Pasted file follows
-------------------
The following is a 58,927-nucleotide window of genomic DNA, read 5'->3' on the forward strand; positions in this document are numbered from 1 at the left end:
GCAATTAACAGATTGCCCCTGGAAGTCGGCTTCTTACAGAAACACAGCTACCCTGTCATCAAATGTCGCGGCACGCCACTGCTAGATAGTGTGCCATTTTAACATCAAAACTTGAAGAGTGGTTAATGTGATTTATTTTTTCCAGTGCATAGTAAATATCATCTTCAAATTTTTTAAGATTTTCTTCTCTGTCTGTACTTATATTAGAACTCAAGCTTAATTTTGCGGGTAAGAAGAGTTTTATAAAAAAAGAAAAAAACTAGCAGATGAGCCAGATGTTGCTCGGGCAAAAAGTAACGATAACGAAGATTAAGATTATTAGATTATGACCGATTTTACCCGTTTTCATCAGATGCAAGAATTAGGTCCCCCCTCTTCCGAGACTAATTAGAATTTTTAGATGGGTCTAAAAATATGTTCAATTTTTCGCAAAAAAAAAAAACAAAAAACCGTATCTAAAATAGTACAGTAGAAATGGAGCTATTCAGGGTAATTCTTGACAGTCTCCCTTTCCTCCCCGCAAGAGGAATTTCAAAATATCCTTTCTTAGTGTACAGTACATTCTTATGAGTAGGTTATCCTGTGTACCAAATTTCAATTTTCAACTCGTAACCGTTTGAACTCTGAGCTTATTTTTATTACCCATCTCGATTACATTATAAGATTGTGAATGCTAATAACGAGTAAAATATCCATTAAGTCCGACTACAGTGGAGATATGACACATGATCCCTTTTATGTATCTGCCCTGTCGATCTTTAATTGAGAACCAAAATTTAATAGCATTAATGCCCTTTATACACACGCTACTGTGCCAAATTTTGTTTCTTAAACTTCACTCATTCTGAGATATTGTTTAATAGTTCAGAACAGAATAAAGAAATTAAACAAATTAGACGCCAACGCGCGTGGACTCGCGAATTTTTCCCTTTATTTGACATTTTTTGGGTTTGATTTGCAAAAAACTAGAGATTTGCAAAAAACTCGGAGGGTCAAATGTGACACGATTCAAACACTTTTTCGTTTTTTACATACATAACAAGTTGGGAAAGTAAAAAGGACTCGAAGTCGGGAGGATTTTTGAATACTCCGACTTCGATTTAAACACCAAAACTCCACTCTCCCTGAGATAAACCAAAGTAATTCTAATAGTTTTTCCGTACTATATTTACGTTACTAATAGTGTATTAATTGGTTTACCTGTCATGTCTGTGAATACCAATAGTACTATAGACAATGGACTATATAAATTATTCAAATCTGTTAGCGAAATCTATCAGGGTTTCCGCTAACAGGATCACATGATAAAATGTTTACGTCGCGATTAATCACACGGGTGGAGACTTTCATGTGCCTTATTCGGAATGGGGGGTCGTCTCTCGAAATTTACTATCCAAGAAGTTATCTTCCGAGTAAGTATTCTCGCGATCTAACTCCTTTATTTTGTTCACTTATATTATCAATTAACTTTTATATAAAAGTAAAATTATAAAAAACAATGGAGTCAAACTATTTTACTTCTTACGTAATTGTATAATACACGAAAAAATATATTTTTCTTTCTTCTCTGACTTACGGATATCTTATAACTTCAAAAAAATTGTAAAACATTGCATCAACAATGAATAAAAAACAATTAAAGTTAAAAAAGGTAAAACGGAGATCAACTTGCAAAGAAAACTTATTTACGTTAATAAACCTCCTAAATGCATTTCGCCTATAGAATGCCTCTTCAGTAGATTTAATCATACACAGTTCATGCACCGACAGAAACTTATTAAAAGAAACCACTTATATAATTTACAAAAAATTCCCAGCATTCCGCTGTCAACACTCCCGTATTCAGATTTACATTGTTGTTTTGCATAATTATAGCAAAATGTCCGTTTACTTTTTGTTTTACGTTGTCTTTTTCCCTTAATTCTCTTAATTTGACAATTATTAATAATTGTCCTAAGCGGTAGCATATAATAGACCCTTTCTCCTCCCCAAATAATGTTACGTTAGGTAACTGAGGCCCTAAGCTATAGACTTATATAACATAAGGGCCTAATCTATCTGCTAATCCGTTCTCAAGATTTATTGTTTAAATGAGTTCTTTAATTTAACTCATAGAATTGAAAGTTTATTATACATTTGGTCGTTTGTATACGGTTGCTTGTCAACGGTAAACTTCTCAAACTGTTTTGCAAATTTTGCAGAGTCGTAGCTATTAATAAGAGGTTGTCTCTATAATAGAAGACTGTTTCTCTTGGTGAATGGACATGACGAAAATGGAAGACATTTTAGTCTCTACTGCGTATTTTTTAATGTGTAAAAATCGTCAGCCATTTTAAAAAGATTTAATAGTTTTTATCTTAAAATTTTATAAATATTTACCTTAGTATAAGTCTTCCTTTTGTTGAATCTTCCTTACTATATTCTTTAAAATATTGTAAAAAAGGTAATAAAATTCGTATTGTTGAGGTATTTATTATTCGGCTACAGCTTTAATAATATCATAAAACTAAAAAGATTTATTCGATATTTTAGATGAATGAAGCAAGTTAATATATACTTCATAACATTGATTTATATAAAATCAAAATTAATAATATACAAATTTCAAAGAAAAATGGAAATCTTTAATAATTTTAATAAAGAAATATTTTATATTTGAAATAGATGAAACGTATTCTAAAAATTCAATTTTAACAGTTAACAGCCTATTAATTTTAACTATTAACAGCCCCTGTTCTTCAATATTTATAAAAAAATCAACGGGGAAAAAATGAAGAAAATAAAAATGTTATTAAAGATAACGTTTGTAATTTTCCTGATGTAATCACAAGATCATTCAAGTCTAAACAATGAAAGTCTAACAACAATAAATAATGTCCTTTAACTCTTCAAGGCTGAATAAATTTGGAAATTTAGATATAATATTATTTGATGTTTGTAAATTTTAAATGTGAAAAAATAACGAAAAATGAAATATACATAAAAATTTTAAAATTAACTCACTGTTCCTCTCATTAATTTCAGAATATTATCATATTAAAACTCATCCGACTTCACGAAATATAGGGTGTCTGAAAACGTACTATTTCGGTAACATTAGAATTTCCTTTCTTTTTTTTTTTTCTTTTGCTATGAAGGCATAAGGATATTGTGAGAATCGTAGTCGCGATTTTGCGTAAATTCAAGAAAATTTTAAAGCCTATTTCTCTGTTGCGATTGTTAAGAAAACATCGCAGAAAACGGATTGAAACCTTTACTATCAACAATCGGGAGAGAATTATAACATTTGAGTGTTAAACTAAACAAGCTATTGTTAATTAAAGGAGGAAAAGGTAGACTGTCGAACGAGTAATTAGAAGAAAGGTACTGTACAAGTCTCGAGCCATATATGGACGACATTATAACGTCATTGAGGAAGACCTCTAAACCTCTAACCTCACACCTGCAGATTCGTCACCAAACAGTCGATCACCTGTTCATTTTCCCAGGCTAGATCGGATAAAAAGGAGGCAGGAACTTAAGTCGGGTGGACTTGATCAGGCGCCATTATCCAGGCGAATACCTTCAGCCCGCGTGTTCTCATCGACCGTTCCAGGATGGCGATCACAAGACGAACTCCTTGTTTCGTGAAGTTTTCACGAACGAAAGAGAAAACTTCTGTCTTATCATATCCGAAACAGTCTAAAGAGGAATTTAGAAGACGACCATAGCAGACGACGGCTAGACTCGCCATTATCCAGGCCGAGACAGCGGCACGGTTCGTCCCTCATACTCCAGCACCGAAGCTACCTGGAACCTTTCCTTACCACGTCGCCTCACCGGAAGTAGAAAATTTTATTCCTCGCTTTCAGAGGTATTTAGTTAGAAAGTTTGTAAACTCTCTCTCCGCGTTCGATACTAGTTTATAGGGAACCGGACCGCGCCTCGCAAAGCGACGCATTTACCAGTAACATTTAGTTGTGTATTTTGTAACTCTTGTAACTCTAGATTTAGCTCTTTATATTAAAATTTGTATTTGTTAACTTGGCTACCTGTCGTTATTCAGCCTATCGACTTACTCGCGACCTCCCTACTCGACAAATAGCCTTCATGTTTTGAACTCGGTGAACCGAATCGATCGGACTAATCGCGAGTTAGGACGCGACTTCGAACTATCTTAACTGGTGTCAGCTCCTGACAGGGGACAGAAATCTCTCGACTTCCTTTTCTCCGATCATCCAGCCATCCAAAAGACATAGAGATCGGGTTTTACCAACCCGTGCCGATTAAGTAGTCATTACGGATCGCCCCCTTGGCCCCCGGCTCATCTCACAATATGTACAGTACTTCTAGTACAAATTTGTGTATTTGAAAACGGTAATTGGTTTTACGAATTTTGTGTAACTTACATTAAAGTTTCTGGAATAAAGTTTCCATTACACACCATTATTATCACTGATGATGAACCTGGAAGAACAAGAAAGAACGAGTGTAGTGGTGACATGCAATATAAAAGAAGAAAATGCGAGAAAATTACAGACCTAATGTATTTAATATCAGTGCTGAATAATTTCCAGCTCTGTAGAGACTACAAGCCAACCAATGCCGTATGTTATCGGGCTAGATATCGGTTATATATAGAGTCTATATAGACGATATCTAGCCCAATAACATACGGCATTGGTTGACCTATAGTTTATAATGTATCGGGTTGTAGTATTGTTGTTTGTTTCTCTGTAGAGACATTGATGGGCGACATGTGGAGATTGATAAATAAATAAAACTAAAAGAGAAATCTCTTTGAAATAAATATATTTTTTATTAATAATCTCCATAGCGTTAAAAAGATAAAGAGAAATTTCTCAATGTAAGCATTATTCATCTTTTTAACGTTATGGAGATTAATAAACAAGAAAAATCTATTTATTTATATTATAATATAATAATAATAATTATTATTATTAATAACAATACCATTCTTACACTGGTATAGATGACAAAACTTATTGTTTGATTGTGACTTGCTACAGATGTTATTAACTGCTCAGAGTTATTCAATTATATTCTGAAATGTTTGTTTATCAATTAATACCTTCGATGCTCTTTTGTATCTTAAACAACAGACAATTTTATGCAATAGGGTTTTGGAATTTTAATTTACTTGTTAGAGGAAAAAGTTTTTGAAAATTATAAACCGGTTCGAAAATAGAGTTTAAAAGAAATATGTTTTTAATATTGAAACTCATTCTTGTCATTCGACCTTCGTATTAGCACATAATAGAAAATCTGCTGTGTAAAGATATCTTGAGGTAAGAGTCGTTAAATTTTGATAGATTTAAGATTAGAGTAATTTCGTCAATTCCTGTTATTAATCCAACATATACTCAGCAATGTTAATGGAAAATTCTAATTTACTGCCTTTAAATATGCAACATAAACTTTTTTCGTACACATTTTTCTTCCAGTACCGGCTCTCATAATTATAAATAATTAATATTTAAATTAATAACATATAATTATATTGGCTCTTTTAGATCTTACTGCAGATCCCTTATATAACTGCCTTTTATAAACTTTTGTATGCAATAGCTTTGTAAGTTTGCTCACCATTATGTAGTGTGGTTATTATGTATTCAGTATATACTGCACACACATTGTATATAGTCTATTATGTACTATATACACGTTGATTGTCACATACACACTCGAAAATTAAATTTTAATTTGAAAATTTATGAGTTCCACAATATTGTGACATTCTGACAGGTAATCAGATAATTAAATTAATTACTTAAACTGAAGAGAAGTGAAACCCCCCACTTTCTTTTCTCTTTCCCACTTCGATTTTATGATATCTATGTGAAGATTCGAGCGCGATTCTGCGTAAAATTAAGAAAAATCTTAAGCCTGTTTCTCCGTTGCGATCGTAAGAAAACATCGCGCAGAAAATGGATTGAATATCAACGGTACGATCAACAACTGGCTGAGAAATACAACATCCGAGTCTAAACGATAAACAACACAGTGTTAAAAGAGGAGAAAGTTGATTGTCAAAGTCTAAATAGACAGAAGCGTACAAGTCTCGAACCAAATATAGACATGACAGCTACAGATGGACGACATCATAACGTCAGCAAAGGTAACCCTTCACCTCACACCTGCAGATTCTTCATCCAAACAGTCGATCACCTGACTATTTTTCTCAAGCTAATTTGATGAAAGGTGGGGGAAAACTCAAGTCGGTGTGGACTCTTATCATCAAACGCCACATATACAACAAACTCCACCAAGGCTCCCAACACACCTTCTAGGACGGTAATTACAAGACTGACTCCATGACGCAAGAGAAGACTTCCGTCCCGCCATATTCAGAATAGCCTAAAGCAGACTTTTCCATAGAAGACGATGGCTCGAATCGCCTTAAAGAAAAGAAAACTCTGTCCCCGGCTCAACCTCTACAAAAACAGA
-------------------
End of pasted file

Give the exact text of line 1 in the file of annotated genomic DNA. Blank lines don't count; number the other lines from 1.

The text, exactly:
The following is a 58,927-nucleotide window of genomic DNA, read 5'->3' on the forward strand; positions in this document are numbered from 1 at the left end: